• The treated activated carbon, either as a fabric, a particulate, or a particulate bonded to a web or film, can be in regions that are likely to remain dry, such as waistbands or leg cuffs, or can be in the absorbent core of the article, where applicable. In sanitary napkins for feminine care, for example, the treated activated carbon material may be directly in the central target zone of the article, or may be disposed toward the longitudinal ends of the article or in lateral wings of the article which are not likely to become wetted. Flaps or wings for sanitary napkins are exemplified in the following patents: U.S. Pat. No. 4,701,178, “Sanitary Napkins with Flaps,” issued Oct. 20, 1987 to Glaug et al.; U.S. Pat. No. 5,267,992, issued Dec. 7, 1993 to Van Tilburg; and U.S. Pat. No. 5,346,486, “Sanitary Napkin Having Laterally Extensible Means For Attachment To The Undergarment Of The Wearer,” issued Sep. 13, 1994 to Osborn et al.[0012]
  • FIGS. 1A and 1B depict a fluidized bed apparatus for applying a coating to activated carbon particles. [0013]
  • FIG. 2 is a flowchart depicting one embodiment of operations to create activated carbon particles with a pigmented coating. [0014]
  • FIG. 3 depicts the experimental equipment used for the Particulate Noise Level test. [0015]
  • FIG. 4 is a plot showing TMA adsorption by coated activated carbon particles as a function of coating add-on weight percent for particles having a silicone coating and a substantially non-deformable coating. [0016]
  • FIG. 5 is a plot showing TEA adsorption by coated activated carbon particles as a function of coating add-on weight percent for particles having a silicone coating and a substantially non-deformable coating. [0017]
  • FIG. 6 is a plot showing DMDS adsorption by coated activated carbon particles as a function of coating add-on weight percent for particles having a silicone coating and a substantially non-deformable coating.[0018]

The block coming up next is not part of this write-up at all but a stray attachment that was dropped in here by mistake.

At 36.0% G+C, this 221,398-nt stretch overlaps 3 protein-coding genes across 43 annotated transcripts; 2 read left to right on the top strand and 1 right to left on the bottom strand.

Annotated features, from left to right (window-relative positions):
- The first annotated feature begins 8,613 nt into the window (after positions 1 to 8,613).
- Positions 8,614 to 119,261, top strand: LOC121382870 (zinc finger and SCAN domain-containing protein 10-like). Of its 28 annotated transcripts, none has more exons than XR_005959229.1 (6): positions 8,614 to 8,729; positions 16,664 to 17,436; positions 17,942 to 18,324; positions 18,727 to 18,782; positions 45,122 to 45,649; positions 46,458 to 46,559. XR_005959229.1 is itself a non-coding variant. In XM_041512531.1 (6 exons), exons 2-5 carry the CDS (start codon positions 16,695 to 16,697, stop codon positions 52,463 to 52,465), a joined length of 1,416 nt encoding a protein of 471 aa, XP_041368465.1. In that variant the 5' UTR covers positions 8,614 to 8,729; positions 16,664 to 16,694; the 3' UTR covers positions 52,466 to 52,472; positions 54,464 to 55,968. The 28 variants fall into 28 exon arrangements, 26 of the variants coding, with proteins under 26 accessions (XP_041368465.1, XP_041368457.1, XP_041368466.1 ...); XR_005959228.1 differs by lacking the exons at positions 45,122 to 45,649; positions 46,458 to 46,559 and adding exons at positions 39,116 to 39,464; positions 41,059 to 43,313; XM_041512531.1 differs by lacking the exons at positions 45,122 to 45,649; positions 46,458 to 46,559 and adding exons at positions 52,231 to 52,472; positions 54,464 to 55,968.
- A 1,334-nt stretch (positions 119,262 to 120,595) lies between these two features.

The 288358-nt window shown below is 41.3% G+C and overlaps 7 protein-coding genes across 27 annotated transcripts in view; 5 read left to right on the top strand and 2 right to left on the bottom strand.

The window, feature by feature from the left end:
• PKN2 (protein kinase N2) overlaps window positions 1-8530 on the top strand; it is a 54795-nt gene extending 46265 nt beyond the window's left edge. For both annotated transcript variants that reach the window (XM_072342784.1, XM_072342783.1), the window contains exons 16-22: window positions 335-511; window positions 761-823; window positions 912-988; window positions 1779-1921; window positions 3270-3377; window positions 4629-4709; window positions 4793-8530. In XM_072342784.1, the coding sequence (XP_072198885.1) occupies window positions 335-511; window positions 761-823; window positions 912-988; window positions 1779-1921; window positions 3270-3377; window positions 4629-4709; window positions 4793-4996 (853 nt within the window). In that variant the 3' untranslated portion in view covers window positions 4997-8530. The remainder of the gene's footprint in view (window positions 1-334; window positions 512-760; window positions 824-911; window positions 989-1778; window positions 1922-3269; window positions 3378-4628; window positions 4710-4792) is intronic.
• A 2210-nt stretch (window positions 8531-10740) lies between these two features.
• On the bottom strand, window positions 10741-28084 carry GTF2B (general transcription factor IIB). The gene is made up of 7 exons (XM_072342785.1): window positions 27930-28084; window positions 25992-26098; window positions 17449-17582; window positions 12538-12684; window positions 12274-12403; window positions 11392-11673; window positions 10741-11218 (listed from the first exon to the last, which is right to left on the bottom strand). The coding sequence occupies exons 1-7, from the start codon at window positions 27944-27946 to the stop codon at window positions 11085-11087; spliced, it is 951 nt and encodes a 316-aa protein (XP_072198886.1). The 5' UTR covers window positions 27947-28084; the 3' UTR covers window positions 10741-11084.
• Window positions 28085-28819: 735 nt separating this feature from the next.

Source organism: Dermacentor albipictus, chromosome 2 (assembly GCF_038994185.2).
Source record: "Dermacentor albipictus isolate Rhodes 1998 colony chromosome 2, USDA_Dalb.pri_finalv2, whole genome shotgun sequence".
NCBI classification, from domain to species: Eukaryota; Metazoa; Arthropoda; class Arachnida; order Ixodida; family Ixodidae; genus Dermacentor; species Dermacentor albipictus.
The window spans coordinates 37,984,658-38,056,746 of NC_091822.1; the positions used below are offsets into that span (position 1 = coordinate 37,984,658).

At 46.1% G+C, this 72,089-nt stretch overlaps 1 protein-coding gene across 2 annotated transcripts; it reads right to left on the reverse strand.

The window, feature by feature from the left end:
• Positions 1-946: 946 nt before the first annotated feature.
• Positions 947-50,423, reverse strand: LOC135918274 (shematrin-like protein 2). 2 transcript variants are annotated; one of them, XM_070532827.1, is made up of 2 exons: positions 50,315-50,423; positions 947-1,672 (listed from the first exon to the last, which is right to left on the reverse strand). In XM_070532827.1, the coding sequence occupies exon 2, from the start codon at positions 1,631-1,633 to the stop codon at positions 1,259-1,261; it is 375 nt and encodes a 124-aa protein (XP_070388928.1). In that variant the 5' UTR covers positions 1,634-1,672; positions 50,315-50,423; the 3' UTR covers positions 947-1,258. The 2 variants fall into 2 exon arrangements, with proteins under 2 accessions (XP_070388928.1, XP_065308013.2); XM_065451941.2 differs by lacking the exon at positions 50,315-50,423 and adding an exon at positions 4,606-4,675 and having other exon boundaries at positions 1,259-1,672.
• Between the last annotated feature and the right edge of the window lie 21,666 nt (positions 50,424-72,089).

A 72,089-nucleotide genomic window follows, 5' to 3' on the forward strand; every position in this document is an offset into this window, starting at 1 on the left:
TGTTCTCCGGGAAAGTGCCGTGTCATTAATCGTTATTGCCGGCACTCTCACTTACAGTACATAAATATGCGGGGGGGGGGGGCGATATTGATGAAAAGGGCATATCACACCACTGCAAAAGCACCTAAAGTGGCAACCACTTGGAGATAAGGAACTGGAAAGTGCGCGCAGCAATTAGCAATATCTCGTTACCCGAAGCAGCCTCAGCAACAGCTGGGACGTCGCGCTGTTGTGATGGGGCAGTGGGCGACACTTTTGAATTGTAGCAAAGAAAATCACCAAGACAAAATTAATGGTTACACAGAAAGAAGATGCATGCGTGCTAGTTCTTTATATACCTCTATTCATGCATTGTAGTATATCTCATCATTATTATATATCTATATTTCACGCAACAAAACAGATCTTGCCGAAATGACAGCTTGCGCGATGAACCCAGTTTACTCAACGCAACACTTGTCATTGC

• Activated carbon in the form of granules, fabrics, fibers, or other forms can be coated with deformable materials such as silicone compounds or other materials, optionally combined with pigment particles, to reduce the black appearance of the activated carbon without significant reduction in the adsorption efficiency of odoriferous agents or other chemicals. The coating material comprises a binding agent (generally a polymeric material) and a masking agent (e.g., an opacifying agent or a colored pigment) to mask the black color of the activated carbon. The coating material can be applied, for example, as a liquid or slurry (a coating liquor) and subsequently dried or cured, or can be applied as dry particles that adhere to or fuse with the activated carbon, or can be applied by other known methods. Any known coating method can be used, such as pan coating, spray-pan coating, fluidized bed coating, and the like. In pan coating systems, coating liquors are deposited by successive spraying as particles tumble in a rotating pan. Coating can also be achieved by spraying the coating liquor onto particles as they are agitated on a screen, falling through a chamber, or stirred in a vat, which can also be fluidized continuously or periodically. Particles can also be conducted through a shower or falling curtain of the coating liquor, wherein the particles are conducted by the motion of a wire or belt, or wherein the particles are blown through the shower or curtain. [0019]
  • Methods for coating webs of activated carbon, such as activated carbon fabrics or webs impregnated with activated carbon, can be adapted from known technologies for coating textile, paper, or nonwoven webs, include slot coaters, blade coaters, spray coaters, and the like. One or both surfaces of the fabric may be coated with the coating liquor by methods such as curtain coating, gravure printing, spray application, cast coating, nip coating, painting with a brush, electrostatic attachment, and so forth. A device for coating a web with particles or a slurry comprising particles is disclosed in U.S. Pat. No. 6,017,831, issued Jan. 25, 2000 to Beardsley et al., herein incorporated by reference. [0020]